Fourth-year University of Virginia student Jamie Swanson had just accepted a job with a documentary production crew when they asked if he could help them film this weekend’s “Unite the Right” rally. The event brought together white nationalists, also known as the “alt-right,” to oppose the removal of a statue of Robert E. Lee from Emancipation Park in downtown Charlottesville, Va.
Armed with camera equipment and a little extra cash from his new job, Swanson trailed behind the crew’s cameraman as the two followed a procession of protesters on their march to the Rotunda last Friday night. He watched in horror as the UNESCO World Heritage site was illuminated by a sea of torches.
“I… had to harness my emotions a lot,” he tells WUVA News. “That memory will be in my head for a long time.”
The fiery mob quickly descended into a frenzy of fists and pepper spray as Ku Klux Klan members and neo-Nazis clashed with counter protesters. It was at this point that
University Police declared the gathering an “unlawful assembly” and disbanded the crowd.
When Swanson woke up the next morning, what he saw was just as overwhelming: the main rally once again drew dozens of white nationalists, whose scuffles with counter-protestors ultimately turned violent. One alt-right supporter even plowed through a crowd of peaceful counter protestors in a Dodge Charger, injuring nineteen activists and killing thirty-two-year-old Heather Heyer.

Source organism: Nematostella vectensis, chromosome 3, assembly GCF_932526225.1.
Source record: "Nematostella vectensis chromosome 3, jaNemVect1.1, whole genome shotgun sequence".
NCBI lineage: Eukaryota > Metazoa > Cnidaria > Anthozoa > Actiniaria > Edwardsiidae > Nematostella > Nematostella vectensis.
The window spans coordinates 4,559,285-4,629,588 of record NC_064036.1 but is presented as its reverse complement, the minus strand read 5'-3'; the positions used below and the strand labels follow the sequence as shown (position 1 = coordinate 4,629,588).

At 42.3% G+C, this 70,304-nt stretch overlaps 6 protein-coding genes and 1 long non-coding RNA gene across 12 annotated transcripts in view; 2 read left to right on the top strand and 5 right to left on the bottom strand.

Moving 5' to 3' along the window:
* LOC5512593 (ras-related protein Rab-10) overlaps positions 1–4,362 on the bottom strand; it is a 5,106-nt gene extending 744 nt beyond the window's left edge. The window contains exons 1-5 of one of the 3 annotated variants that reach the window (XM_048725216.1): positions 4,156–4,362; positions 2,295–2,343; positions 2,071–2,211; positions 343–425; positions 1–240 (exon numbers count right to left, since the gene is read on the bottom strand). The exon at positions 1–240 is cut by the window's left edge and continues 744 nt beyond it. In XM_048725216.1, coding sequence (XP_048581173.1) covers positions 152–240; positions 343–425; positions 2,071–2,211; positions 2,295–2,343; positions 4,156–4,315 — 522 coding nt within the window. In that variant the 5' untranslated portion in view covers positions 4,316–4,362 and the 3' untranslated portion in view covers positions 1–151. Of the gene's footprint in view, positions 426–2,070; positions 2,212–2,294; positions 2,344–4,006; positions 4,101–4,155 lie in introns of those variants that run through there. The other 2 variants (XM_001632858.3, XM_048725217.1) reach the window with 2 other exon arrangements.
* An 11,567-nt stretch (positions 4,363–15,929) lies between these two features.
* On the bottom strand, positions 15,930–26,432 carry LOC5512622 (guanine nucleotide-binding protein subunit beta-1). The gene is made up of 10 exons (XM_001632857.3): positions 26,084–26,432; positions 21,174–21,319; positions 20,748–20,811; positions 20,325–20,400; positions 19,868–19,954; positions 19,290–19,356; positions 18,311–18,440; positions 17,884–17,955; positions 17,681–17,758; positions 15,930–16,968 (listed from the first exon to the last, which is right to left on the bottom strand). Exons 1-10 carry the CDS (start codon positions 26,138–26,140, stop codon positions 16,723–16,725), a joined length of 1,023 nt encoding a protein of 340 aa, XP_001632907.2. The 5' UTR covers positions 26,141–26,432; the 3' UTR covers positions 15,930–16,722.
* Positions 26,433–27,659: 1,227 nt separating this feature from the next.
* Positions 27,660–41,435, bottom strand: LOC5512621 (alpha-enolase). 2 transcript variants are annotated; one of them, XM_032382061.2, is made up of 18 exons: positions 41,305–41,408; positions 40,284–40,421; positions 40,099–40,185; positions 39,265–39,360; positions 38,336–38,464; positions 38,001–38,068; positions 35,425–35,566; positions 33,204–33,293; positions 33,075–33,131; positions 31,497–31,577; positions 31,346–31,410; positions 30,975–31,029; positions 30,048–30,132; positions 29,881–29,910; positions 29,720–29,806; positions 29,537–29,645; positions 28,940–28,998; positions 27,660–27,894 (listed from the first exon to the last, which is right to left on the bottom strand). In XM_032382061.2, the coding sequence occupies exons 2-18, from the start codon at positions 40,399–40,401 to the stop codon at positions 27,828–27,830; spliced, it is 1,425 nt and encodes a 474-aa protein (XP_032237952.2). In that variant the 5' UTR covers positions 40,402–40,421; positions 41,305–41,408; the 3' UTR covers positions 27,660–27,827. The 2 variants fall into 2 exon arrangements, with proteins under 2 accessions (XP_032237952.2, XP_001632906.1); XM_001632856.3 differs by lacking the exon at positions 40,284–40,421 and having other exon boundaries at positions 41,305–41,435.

Third-year student Susannah Gilmore was at the Downtown Mall when the attacker slammed his car into the vehicle beside her, hurling the second car into Gilmore and her boyfriend and knocking them to the ground.
“It was probably the scariest moment of my life,” Gilmore says. “It was terrifying. I saw people fly up into the air… a bunch of people were laying there in the street.”
Gilmore says she scrambled to help the people around her, some of whom were going into shock. According to Gilmore, the police did not arrive on the scene for a few minutes, although she could see some officers sitting in their patrol car “watching everything.”
“I would’ve at least expected them to get out and help,” she recounts. In a press conference on Monday, one reporter asked Charlottesville Police Chief Al Thomas whether he or the city’s mayor had told officers to stand down until given explicit permission to take
action in circumstances like this one. Thomas denied the existence of any such order.
Once the ambulances arrived, paramedic staff worked quickly to transport all of the injured to the University of Virginia Medical Center. Nineteen victims were stabilized.
Unlike Gilmore, fourth-year student Kendall Jordan was at his last day of work about an hour away in Richmond, Va., when he saw the atrocities unfold on TV. As “millions” of texts poured into his phone from friends and family, he realized that there might be a silver lining in what was otherwise a terrible situation: an opportunity for dialogue.
“We all just have to be together,” he says. “My goal would be just to bring the community closer together not just for UVA students, but for the whole county.”
Jordan spoke with his fraternity brothers in Alpha Phi Alpha, and within a few minutes, one of his brothers penned the hashtags #HoosAgainstHate and #WeAreCharlottesville, sparking a social media firestorm among students and the Charlottesville community.
They also arranged a conference call for locals to voice their concerns and fears, allowing dozens of students, parents, and members of the community to come together, even in a small way.
“We’re all one and we need to start acting like it,” he says.